While outsiders may know something about a candidate’s more extreme positions, group members know more – because the messages are aimed specifically at them.

“When I go out and say, ‘I want to tax all the rich and I want to end outsourcing,’ I can give that message to an economically left-wing audience without the economically right-wing audience hearing it with exactly the same probability,” Professor Glaeser said. “All you need is some ability to target your message, and then you’re going to go to extremes.”

Those in-group forums work, however, only if the groups are just the right size. They have to be small enough to be homogeneous and big enough to be influential. “The model has this very odd prediction that the power of social groups is most when they’re roughly 50 percent of the population,” Professor Glaeser said.

If a group is too small, it’s not worth courting. But if it’s too big, it includes too many of your opponent’s supporters, making targeted messages impossible. If everybody goes to church or belongs to a union, membership in either group will not predict voting behavior.

The fascinating upshot seems to be that if trends in the religiosity of the population continue, the kind of targeted messaging Rove & Co. have been using with such success may become obsolete. The seemingly deep divisiveness of the Red State/Blue State sham may be nothing more than a hiccup of demography, and all this hair-pulling clamor about learning to talk to the churchy folk may be beside the point.

Irrational People, Efficient Markets; More Libertarian Paternalism

I think Bainbridge’s article on efficient markets vs. behavorialism is good. Now, because of my fairly Hayekian/Coasian sensibility, I can’t buy the ECMH in it’s strict formulation. Indeed, I agree with most behavioralist findings, although I often disagree with behavioralists about the upshot of those findings. Now, I do find it intriguing that Thaler puts his money in index funds, just like you would if you thought the ECMH was true. And it is what I would do if I wasn’t so poor I had to beg for money on my blog. Indeed, it looks like the ECMH does a good job of approximating the real world (or the other way around), despite the falsity of a number of its underlying assumptions. So how does it do this? Well, in the gap between idealized behavioral assumptions and actual approximately efficient markets is entrepreneurship. There are folks and firms out there gathering intelligence, keeping their eyes open, trying to cash in on ephemeral assymetries in information, and thereby moving prices to what they ought to be.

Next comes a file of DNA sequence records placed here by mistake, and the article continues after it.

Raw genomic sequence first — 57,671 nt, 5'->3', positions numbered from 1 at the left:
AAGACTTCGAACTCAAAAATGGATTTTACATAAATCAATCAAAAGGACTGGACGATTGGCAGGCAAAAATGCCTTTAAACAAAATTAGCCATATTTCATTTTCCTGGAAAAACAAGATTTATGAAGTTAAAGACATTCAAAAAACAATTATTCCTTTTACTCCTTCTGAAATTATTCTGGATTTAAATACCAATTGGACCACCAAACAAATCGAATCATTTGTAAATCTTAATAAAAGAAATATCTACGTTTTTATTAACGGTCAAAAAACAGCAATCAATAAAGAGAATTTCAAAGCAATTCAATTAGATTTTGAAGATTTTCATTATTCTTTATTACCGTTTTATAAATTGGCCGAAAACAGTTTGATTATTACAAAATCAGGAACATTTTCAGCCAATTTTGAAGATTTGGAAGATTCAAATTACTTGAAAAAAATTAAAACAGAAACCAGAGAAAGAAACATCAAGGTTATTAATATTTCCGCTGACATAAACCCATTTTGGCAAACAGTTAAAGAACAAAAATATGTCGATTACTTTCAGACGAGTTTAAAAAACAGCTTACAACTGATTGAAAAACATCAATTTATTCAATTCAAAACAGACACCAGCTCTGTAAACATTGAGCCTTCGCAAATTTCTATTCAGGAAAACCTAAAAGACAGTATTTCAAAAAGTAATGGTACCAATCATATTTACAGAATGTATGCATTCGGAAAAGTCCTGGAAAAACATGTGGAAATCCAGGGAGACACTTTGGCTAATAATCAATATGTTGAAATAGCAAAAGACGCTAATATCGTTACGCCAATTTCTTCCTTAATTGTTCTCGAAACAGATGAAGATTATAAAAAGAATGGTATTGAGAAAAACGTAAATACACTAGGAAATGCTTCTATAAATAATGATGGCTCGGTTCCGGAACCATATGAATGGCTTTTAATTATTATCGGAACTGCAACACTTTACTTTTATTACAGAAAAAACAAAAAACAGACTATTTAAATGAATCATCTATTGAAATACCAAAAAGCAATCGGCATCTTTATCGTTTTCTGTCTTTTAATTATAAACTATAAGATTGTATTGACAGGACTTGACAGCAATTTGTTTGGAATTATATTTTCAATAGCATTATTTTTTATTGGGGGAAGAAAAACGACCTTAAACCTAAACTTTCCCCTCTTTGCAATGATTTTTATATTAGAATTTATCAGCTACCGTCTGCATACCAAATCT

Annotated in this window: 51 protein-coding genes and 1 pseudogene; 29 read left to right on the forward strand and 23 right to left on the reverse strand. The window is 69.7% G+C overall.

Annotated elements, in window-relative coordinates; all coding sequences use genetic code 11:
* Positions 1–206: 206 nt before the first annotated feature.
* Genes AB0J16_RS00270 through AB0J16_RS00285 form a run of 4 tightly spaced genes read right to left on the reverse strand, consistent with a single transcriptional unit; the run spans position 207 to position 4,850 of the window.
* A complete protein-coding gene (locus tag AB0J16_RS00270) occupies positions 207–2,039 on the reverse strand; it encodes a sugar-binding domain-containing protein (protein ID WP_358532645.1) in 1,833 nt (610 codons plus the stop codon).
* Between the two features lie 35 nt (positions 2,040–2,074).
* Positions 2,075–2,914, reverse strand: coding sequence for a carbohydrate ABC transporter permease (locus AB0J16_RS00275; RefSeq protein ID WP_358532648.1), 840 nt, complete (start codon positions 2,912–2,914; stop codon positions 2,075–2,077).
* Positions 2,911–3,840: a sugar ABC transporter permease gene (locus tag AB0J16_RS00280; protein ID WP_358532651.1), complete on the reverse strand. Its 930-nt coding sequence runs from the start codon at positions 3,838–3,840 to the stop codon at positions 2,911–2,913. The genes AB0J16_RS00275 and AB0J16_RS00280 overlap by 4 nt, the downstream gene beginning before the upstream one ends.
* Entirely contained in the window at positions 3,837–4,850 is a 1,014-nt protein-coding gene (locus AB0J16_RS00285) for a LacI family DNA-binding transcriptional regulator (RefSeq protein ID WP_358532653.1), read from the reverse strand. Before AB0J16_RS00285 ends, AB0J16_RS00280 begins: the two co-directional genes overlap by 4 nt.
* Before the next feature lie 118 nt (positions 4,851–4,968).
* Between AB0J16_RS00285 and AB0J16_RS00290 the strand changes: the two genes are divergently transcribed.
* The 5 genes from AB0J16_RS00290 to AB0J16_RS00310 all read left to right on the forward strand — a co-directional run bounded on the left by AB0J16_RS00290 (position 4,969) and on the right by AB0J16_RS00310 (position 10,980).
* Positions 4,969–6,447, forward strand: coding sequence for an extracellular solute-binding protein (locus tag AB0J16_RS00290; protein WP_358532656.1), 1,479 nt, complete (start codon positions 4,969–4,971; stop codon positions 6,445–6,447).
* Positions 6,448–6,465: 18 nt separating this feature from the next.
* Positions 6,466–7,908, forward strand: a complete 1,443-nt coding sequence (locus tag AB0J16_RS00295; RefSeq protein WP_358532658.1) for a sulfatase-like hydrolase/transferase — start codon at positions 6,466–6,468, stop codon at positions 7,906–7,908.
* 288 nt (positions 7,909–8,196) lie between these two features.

The interesting thing about efficiency-enabling entrepreneurship is that it is NOT a built-in assumption of the theory. There are institutional antecedents — legal, moral, cultural — to an effective climate of intelligent, creative proift-seeking. So, despite the fact that Thaler is right about the quirks and foibles of human decision-making, our institutions, both formal and informal, are good enough to induce behavior that reasonably approximates neo-classical efficiency, making it right for Thaler to invest as if the ECMH were true.

The way I see it, the interesting questions are the questions about the way various institutional structures, formal and informal, facilitate efficiency-approximating behavior. We know way too little about this. And here’s a connection to so-called “libertarian paternalism,” discussed below. Will Baude says he liked the Sunstein/Thaler paper. I didn’t dislike it, exactly. But, like Klein, I found the idea of libertarian paternalism needlessly confusing (and perhaps even willfully and strategically confusing). The interesting thing about framing effects, cognitive biases, and so forth, is that boundedly rational agents like us are not necessarily indifferent between formally equivalent institutional designs. So, if this is true, its pretty obvious that insofar as we’re picking institutional designs (as often we must) we should pick the ones under which we’re more likely, given our psychological constitution, to satisfy some normative standard, whether it be efficiency, public health, or whatever. Great. Are S & T saying anything more interesting than that, true though it may be? But according to S&T’s idiosyncratic usage James Madison is among history’s great paternalists. Yet I don’t think that’s why we call him a founding “father.”